‘There are literally millions of containers going through a port and the management of the flow of these containers into and out of the port is a huge logistical task,’ comments Simon Stanley managing director at ProPhotonix, Ireland. ‘We’re finding that companies developing inspection systems for ports are using line scan technology to scan the shipping containers as they enter and exit the docks.’
The system reads the markings on shipping containers with Optical Character Recognition (OCR). Usually the containers are transported on a truck or a rail carriage, which presents an object that’s moving not unlike a classic line scan application. Standard line scan cameras can be used for inspection – but, according to Stanley, what’s challenging is the environment, which is outdoors and very different from a controlled factory setting. ‘You’re outside with extremes of temperature and often there’s salt water spray and other environmental considerations,’ he says. ‘The challenge for us is not so much to do with the lighting and getting enough light, although that’s important and lighting uniformity is important, but a lot of the difficulties lie in the environmental conditions. Can the product withstand the fluctuations in temperature? it needs to be sealed from salt spray and rain water – all of these things complicate matters.’
These inspection systems typically use white light to scan containers and have to be long enough to cover their sides. ProPhotonix’s Lotus illuminator is modular and scalable – units have been constructed up to 4.4m long – and it can be configured to deal with the additional environmental requirements.
An ANPR solution developed by Schmitz allows hauliers to access data on their trucks to ensure they’re loaded correctly. Credit: Schmitz
In addition, unlike in a factory production line where the lighting can be placed very close to the target, here there has to be a considerable stand-off distance – firstly, because the containers are different sizes, and secondly to avoid the risk of the truck hitting the cameras. That imposes a brightness challenge compared to standard factory automation, notes Stanley.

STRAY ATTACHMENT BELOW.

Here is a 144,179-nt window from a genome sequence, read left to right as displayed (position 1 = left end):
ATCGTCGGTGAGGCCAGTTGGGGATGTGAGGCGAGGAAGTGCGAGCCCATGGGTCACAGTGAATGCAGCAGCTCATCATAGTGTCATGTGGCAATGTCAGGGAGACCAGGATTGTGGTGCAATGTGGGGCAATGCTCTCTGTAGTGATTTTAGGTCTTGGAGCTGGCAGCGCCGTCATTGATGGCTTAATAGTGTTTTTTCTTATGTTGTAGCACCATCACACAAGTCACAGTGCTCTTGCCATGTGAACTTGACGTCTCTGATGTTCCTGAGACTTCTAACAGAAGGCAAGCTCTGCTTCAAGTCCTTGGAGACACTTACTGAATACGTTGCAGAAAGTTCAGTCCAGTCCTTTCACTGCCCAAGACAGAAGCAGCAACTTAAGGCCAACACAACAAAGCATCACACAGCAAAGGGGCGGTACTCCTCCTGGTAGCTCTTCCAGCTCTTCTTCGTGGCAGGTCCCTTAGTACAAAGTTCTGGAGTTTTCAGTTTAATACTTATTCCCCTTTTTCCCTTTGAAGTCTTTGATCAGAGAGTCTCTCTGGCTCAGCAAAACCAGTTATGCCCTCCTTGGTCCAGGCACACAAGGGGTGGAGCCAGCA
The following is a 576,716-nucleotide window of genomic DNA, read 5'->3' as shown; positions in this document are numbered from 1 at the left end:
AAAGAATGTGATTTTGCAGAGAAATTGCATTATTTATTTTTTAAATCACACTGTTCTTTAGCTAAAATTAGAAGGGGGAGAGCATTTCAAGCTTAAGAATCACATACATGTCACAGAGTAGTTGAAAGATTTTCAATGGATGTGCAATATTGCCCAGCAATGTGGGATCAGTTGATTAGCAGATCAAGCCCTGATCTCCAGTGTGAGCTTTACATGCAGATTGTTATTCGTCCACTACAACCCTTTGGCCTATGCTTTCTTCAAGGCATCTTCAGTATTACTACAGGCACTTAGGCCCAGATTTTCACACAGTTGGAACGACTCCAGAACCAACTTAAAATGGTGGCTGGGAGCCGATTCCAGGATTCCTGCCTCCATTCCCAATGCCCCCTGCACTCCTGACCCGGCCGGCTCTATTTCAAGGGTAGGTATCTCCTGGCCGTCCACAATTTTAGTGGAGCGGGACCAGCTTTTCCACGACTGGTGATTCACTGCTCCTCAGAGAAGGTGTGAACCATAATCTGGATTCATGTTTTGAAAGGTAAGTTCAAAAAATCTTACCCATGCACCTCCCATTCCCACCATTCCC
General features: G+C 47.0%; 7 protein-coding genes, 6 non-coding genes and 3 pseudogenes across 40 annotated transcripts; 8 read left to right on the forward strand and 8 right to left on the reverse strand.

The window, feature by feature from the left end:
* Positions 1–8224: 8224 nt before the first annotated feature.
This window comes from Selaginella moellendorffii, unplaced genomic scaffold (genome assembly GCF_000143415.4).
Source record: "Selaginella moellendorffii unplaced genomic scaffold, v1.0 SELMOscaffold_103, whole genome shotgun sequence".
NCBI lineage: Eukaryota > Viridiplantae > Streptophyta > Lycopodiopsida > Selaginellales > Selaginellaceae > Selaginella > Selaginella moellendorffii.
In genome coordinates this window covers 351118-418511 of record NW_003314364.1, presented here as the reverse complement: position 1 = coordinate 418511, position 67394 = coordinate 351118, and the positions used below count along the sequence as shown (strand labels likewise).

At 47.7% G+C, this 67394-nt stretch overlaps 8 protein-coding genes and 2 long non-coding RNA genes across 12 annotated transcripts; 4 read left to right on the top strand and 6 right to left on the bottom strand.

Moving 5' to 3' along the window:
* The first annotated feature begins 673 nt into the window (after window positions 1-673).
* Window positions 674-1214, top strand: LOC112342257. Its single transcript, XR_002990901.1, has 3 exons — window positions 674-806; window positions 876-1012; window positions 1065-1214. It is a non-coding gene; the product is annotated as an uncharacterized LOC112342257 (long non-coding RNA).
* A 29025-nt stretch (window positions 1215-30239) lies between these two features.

The images captured, as well as identifying the markings on the container, give an opportunity to inspect that container for damage. This is useful for both the company handling the container at the port and the company shipping it to establish when the damage occurred.
ProPhotonix has also supplied line scan illumination for systems inspecting rail tracks for potential damage or weak spots. ‘An imaging system might be mounted on a carriage and driven along a section of track, or it might be stationary and inspecting the underside of the carriages as they pass,’ explains Stanley.
As with inspecting shipping containers, the environmental considerations are important, particularly if the system is mounted onto a train carriage where vibration can be a major issue. ‘One of the customers we’re working with had been using high-intensity discharge lamps previously on their system,’ Stanley says. ‘Moving to an LED solution very much helped with failure due to vibration.’
He adds that in both rail track and train inspection, either the camera or the target is moving quite quickly and that puts a high demand on the light intensity required. ProPhotonix’s Cobra Slim product is ideal for these applications, as it now offers twice the level of brightness compared to previous models.
Rather than for enforcement or access control, a lot of ITS systems are designed simply to record statistics on road usage. Stemmer Imaging now provides an optical flow algorithm as part of its Common Vision Blox (CVB) imaging software platform, which is designed to measure the flow of an object – potentially traffic or pedestrians – in a scene. The tool can also be configured to assess the size of objects; to distinguish between different sizes of vehicles, for instance. ‘The tool is looking for changes within a scene and monitoring those changes frame by frame,’ notes Steve Hearn at Stemmer Imaging. ‘If you want to gather data on congestion, for example, and the number of vehicles travelling in a certain direction over a certain timeframe, as well as their average speed, or pedestrian flow during a certain period in the day, then that data is potentially available.’
When conducting any kind of flow analysis, the image has to be stable otherwise everything will be moving in the scene. A traffic camera high up on a mast, for instance, might be subject to movement by wind or vibration from traffic. CVB also has an image stabilisation tool that removes any vibration from the scene and which can be used before applying the optical flow algorithm.
The affordability of high-resolution cameras and the improvements in processing power mean that there is now much more scope for adding this level of imaging intelligence to traffic monitoring solutions. There’s more imaging data available, which requires advanced image processing to make sense of.